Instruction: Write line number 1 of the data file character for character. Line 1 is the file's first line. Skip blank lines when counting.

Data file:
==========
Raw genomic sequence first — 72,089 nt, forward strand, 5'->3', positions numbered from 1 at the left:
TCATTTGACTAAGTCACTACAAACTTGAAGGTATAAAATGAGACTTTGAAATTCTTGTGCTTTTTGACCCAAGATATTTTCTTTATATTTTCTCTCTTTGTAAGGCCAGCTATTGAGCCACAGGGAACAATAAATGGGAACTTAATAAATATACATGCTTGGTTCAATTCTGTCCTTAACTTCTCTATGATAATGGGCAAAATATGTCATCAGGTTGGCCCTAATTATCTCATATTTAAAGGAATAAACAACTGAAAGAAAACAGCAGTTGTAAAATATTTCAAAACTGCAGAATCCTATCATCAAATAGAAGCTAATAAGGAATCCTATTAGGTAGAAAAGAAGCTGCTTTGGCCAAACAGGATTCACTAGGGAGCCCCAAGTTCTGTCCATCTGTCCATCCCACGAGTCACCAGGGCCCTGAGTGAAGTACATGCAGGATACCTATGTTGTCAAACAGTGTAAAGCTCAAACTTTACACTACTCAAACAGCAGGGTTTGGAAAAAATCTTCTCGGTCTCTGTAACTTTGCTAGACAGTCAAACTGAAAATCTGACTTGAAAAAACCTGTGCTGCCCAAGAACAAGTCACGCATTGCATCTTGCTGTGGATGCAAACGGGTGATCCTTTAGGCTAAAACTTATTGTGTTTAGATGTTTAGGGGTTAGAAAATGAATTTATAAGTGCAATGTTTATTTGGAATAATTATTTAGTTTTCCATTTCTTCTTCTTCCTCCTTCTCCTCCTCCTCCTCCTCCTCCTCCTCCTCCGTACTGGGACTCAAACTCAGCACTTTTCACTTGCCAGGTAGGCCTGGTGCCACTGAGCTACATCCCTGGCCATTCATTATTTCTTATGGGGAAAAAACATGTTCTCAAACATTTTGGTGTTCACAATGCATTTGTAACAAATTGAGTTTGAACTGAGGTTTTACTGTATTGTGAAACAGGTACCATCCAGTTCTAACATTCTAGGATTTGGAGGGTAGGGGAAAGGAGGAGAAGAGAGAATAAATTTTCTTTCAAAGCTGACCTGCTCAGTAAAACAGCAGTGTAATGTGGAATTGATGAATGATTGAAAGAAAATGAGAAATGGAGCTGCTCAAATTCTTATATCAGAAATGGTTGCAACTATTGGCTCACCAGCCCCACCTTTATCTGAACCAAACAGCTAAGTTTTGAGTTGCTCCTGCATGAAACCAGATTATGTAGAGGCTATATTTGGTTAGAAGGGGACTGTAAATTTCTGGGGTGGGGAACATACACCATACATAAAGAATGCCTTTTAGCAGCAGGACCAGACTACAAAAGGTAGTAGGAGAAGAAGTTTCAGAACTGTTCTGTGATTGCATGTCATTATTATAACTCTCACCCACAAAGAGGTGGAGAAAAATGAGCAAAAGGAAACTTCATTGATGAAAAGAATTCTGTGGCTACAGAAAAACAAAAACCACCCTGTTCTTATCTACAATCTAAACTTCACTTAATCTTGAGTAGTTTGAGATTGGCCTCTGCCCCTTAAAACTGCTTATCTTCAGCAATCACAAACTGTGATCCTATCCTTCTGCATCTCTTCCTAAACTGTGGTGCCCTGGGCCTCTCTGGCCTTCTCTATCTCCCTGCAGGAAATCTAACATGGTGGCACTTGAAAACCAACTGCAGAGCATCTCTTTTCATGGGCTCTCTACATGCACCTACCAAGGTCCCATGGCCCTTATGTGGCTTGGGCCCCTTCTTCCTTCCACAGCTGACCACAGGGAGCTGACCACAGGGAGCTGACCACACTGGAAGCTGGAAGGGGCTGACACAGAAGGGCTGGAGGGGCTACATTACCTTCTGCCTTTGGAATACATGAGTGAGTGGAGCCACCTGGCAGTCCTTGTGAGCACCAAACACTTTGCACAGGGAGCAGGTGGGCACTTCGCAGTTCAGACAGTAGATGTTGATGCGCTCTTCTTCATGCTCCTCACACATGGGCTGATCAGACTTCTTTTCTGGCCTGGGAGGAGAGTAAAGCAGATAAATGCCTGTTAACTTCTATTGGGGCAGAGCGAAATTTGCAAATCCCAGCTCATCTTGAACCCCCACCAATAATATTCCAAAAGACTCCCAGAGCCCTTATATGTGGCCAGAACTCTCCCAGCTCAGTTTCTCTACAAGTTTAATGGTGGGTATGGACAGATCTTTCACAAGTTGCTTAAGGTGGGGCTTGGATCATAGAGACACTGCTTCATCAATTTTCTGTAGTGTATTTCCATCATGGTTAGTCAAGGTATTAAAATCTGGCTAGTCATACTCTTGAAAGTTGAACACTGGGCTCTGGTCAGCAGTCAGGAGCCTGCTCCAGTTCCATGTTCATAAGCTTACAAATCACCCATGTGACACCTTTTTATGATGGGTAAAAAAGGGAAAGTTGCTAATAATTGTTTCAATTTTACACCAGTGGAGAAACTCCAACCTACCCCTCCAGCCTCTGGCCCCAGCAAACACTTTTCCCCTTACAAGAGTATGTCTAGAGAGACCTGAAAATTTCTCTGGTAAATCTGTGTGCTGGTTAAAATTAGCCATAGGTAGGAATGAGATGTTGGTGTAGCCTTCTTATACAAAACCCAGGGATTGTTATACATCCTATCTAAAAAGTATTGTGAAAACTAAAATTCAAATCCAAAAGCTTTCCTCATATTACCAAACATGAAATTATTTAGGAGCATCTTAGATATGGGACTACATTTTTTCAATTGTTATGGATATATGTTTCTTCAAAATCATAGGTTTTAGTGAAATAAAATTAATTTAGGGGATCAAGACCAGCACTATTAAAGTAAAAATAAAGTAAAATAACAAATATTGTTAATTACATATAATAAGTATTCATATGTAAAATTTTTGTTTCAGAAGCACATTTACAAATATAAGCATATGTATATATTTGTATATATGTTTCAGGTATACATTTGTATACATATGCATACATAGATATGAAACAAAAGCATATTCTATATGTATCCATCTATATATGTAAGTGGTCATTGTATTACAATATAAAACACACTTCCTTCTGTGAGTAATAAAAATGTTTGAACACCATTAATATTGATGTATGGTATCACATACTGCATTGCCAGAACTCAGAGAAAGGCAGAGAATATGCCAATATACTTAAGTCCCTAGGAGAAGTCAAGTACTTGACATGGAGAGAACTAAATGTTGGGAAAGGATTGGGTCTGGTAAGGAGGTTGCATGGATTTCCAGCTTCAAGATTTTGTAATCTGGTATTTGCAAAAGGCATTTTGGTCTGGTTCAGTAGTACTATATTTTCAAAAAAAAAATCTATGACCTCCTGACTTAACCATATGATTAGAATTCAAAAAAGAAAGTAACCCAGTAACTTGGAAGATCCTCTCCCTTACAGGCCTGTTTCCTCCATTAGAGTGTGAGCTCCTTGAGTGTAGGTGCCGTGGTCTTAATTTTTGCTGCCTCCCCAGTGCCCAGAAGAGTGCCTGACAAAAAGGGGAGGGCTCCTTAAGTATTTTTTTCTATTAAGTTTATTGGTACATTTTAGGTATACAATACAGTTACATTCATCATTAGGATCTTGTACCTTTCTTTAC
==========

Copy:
Raw genomic sequence first — 72,089 nt, forward strand, 5'->3', positions numbered from 1 at the left: